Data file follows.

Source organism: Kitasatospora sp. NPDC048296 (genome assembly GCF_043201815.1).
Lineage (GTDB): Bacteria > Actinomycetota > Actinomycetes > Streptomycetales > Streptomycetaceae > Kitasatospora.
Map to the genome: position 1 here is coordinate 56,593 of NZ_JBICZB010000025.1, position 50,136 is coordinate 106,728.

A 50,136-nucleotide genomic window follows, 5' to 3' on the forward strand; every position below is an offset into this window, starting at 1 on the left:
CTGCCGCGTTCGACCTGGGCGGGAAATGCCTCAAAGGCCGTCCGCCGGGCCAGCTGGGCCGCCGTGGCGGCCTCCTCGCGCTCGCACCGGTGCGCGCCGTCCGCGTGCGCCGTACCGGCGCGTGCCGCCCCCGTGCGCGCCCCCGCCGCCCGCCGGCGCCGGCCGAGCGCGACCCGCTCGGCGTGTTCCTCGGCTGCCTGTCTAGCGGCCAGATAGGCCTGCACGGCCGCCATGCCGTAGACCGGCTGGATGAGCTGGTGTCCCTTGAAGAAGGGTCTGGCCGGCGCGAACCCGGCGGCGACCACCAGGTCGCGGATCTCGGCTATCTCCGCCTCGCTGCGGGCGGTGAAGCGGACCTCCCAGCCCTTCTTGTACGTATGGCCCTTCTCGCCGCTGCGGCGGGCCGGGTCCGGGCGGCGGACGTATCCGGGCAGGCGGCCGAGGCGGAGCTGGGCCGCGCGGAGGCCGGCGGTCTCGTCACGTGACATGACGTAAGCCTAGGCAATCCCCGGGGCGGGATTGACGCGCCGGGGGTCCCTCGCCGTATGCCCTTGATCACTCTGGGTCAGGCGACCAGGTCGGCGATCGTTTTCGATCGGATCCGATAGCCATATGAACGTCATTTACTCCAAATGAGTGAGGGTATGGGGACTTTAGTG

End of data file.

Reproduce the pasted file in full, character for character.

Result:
Source organism: Kitasatospora sp. NPDC048296 (genome assembly GCF_043201815.1).
Lineage (GTDB): Bacteria > Actinomycetota > Actinomycetes > Streptomycetales > Streptomycetaceae > Kitasatospora.
Map to the genome: position 1 here is coordinate 56,593 of NZ_JBICZB010000025.1, position 50,136 is coordinate 106,728.

A 50,136-nucleotide genomic window follows, 5' to 3' on the forward strand; every position below is an offset into this window, starting at 1 on the left:
CTGCCGCGTTCGACCTGGGCGGGAAATGCCTCAAAGGCCGTCCGCCGGGCCAGCTGGGCCGCCGTGGCGGCCTCCTCGCGCTCGCACCGGTGCGCGCCGTCCGCGTGCGCCGTACCGGCGCGTGCCGCCCCCGTGCGCGCCCCCGCCGCCCGCCGGCGCCGGCCGAGCGCGACCCGCTCGGCGTGTTCCTCGGCTGCCTGTCTAGCGGCCAGATAGGCCTGCACGGCCGCCATGCCGTAGACCGGCTGGATGAGCTGGTGTCCCTTGAAGAAGGGTCTGGCCGGCGCGAACCCGGCGGCGACCACCAGGTCGCGGATCTCGGCTATCTCCGCCTCGCTGCGGGCGGTGAAGCGGACCTCCCAGCCCTTCTTGTACGTATGGCCCTTCTCGCCGCTGCGGCGGGCCGGGTCCGGGCGGCGGACGTATCCGGGCAGGCGGCCGAGGCGGAGCTGGGCCGCGCGGAGGCCGGCGGTCTCGTCACGTGACATGACGTAAGCCTAGGCAATCCCCGGGGCGGGATTGACGCGCCGGGGGTCCCTCGCCGTATGCCCTTGATCACTCTGGGTCAGGCGACCAGGTCGGCGATCGTTTTCGATCGGATCCGATAGCCATATGAACGTCATTTACTCCAAATGAGTGAGGGTATGGGGACTTTAGTG